The distance between insanity and genius is measured only by success. In the high-stakes, cloak and dagger world of tobacco blending, it’s the one who holds the most secrets who has the hand to beat when the cards are laid out on the table. After the smoke clears and the dust settles, it’s the dashing fellow in the three-piece suit that walks away with the self-satisfied grin, calmly extracting a classic black billiard—Dunhill, of course—from his breast pocket, filled to the brim with a luscious ebony flake. The aroma it exudes is exotic and flirtatious, perfectly balanced on the precipice of sweet, overlooking the valley of mystery below. Content that his adversaries are thoroughly vanquished, he climbs into his bespoke Aston Martin Centenary Edition and speeds away into the sunset, intent on blending another day …
Well, sort of. The world of pipe tobacco blending could perhaps be more accurately described as medium- to moderately-high stakes, and it’s not really all that "cloak and dagger"—it’s more of a "comfortable sweater and Czech tool" vibe that prevails, actually. Bridge and penny-ante poker are far more common than baccarat, and a cold brew is preferred over vodka martinis by a wide margin. Tobacco recipes are certainly top secret and closely guarded, naturally; if they weren’t, then any old Harris, Peck or Kevin would be blending up batches of 759. To my knowledge, though, no one has ever been killed for the formula of his VaPer mixture. Other secrets are rather out-in-the-open, such as the key to Mac Baren’s latest triumph: steam pressing in the (olde) English style, which shines brilliantly in HH Latakia Flake, to be debuted at the Chicagoland International Pipe and Tobacciana Show 2014.
Steam presses aren’t exactly a dime a dozen, and Mac Baren has really capitalized on their competitive edge with the technology and blending expertise to produce world-class flake tobaccos with releases like the HH Old Dark Fired, reviewed in March. Producing flake tobacco this way, in the "English style", coupled with Danish technique and sensibilities, is a Mac Baren signature to be sure. Dozens of their more than forty offerings are flakes or contain portions of flakes in the mixtures, and they tend to have a very particular quality about them in the color and texture that is recognizably Mac Baren. They’re among the few companies producing steam-pressed flakes as well, which deepen and marry the flavors a considerable amount in a relatively short time. It’s a bit of shorthand for aging, to some degree—it hastens the melding of flavors and intensifies the earthy bass notes, as well as lending fullness and a mellowed quality to the mixture. Therein lies the arcane mystery of the blender’s art, coaxing a synergy of flavor from the confluence of time and technique.
The effect that all this effort produces in HH Latakia Flake is nothing short of spectacular. Inhaling deeply from a fresh tin reveals no sharp edges; rather, a creamy bouquet that evokes rosewater and campfire, with the leather and clay notes characteristic of Cypriot Latakia. It has a definite floral quality to the aroma, but not in a perfumy or Lakeland style sense. Imagine being at the farmer’s market and nibbling on some freshly fried flores de calabaza—that’ll give you a better sense of the slightly herbaceous fragrance. Once the tin has a chance to breathe, there is an even more pronounced aroma of rose, sweet and supple. The charring light draws out the familiar dance of Virginia and Latakia, briefly sharp and peppery, settling quickly into a remarkably soft and rounded top third of the bowl. The mid-bowl is where Latakia Flake really shines, letting the deep and complex flavors really open up. The interplay runs from a bright forward vegetal sweetness, offering highlights of honeysuckle and rose, turmeric, and a lightly tannic oaky edge, all the way down through to the bass notes of the smoky, salty burnt edges of a well-marbled steak. In this regard the apportioning of the leaf is masterful, as it allows the Virginia-burley framework to be molded expertly with the Oriental and Latakia components to express the complete spectrum of flavors. Above all it smokes smoothly, with not even a hint of bite to cloud the experience—the steam pressing really shines through here, all the way down to the heel with a very uncluttered, pure tobacco taste.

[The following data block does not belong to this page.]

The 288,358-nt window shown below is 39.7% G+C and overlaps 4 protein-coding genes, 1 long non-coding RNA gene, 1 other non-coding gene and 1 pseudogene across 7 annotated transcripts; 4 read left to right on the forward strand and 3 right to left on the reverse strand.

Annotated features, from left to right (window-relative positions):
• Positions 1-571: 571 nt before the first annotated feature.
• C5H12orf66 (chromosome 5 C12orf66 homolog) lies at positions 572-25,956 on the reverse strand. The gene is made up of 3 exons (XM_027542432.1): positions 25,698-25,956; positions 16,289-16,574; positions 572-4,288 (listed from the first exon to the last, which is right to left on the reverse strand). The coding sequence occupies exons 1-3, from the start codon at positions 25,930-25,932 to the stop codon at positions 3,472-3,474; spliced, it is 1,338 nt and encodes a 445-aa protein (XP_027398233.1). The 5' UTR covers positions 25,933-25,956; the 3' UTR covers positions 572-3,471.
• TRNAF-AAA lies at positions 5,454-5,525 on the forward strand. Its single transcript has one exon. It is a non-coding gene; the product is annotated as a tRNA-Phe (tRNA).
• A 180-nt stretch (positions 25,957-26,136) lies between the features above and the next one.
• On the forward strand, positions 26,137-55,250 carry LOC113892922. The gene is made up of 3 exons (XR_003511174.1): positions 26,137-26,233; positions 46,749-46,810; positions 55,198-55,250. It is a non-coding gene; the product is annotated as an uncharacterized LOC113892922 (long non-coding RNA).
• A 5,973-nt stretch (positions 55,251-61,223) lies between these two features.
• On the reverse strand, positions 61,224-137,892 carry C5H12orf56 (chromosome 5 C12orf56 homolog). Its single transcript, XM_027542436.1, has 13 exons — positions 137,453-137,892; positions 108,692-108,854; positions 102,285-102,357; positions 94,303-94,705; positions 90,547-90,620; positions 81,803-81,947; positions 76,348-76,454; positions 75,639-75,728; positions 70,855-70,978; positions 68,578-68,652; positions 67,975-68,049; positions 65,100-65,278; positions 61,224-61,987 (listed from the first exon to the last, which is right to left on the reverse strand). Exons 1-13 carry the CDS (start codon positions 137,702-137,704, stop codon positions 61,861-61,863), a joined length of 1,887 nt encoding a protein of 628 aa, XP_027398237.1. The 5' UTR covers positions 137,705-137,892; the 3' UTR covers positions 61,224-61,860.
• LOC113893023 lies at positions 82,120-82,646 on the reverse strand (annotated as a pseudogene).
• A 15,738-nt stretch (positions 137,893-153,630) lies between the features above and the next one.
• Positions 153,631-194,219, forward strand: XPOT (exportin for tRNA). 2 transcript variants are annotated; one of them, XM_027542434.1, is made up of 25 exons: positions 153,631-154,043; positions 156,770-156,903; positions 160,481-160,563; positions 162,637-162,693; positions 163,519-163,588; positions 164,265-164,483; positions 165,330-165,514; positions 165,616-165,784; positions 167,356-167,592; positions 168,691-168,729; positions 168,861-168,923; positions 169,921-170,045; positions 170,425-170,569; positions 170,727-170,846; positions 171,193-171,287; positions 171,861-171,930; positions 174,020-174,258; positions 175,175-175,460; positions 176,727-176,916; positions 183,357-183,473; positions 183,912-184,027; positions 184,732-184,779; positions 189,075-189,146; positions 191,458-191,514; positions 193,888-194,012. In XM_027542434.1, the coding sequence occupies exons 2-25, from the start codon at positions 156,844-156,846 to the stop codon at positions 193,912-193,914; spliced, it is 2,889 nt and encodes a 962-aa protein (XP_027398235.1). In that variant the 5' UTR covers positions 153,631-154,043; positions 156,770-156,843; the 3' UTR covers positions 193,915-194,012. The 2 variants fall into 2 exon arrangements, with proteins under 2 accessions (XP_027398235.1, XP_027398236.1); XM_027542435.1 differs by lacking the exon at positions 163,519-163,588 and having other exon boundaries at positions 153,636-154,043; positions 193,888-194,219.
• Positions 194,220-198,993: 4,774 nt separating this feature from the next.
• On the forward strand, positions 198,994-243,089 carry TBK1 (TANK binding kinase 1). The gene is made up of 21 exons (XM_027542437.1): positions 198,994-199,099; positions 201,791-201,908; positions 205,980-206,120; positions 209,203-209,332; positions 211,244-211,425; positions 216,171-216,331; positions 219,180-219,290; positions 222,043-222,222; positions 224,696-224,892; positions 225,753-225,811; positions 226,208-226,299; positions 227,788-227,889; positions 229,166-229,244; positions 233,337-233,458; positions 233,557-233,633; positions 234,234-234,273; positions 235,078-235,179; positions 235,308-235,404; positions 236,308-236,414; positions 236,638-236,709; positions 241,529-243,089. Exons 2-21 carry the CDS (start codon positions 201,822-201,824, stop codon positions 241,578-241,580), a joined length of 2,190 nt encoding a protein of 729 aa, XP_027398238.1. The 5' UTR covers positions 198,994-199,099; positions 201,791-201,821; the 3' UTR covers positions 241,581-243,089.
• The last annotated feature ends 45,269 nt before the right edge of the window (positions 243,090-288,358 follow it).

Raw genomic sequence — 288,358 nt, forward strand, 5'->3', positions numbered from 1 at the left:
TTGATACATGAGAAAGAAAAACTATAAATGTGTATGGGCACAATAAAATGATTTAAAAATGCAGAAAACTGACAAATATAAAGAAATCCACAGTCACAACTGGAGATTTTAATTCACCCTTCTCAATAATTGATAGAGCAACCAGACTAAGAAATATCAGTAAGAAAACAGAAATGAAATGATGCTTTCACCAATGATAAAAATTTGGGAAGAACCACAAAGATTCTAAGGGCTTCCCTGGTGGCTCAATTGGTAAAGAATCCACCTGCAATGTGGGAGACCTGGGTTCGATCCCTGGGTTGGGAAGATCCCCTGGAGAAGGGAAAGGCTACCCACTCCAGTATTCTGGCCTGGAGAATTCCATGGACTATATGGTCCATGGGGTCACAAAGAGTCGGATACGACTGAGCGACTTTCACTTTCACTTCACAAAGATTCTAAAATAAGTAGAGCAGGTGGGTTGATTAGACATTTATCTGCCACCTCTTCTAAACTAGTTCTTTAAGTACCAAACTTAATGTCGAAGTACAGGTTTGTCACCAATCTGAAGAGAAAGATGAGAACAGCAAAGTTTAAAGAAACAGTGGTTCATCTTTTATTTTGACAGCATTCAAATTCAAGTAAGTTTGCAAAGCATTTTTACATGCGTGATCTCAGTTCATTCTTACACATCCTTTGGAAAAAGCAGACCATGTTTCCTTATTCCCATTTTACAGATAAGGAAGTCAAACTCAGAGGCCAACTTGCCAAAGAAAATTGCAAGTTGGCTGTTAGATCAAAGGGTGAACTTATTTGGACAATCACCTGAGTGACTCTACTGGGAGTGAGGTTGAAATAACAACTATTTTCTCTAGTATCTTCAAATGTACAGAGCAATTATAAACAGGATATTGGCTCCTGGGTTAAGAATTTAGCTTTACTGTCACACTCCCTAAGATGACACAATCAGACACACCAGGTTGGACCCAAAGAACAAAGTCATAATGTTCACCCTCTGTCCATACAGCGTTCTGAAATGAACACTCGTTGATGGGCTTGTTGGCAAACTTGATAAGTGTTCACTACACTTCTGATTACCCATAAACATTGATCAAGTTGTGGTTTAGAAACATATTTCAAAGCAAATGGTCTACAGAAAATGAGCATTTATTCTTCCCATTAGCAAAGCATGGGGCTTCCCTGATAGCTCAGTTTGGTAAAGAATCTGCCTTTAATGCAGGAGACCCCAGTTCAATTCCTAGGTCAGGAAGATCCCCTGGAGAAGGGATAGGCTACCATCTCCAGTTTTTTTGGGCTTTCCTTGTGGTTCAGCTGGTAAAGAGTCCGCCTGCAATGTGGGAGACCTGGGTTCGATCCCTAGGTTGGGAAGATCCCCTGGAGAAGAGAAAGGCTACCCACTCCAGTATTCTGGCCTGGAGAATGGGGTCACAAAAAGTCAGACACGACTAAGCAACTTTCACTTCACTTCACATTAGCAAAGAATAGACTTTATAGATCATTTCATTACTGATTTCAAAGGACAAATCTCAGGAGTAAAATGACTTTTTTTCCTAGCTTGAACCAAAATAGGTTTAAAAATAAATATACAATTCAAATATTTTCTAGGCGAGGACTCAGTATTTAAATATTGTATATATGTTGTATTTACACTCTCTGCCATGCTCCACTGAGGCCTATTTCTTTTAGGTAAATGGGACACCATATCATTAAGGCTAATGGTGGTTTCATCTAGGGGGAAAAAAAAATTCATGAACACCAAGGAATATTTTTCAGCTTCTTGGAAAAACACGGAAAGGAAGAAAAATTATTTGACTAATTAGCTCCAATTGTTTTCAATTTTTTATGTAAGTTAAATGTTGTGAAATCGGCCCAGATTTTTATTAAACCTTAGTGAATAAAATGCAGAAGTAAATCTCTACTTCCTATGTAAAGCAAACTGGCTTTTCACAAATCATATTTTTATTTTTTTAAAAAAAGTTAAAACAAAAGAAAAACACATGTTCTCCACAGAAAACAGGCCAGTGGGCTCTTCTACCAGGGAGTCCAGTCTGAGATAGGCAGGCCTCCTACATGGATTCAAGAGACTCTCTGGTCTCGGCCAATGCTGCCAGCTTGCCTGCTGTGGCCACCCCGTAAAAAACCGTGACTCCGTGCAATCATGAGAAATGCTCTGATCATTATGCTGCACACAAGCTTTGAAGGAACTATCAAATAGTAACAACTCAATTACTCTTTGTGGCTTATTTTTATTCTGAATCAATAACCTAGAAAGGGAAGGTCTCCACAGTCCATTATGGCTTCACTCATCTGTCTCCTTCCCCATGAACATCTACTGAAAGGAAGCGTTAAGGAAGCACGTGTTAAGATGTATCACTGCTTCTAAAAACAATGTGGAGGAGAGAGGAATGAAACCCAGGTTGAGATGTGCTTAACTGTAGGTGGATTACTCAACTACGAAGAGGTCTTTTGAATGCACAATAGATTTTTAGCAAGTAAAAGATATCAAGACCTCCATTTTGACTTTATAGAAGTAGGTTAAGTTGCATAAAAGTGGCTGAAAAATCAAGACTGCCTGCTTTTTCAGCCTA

The tin art, too, reflects the luxury feeling of this flake, with its sable field, filigreed with gold lettering and the Mac Baren crest, a black-on-black image of the Mac Baren lion’s head subtly screened behind it all. The precisely-cut flakes are stacked three-deep inside the gold foil wrapper, and rub out to a fine angel-hair consistency, which is my preferred preparation for this particular blend. It plays well in both large and small chamber sizes, and I found a particular affinity with a rather dainty "new old stock" straight prince shape recently acquired.
What else but a blind singleness of purpose could have given focus to their genius, would have kept them in the groove of purpose. Mania … is as priceless as genius. Mac Baren’s genius will be on full display this year at the Chicago show, where they will unveil this delectable treat to the public; and in fact it is only being offered in the US, at least initially. The niche of English style Latakia flakes is decidedly small, steam-pressed flakes smaller still, and I think it’s a safe bet to make that HH Latakia Flake will be received with the same enthusiasm from the eager pipe community as their 2012 effort, the instant classic HH Old Dark Fired. With my double-0 designation as PipesMagazine.com’s resident tobacco reviewer, I was afforded a generous sneak preview of this delicacy—and didn’t even have to kill anyone for it. In my job, when I come up against a tobacco like this one, I have a motto: "Live and Let Cellar."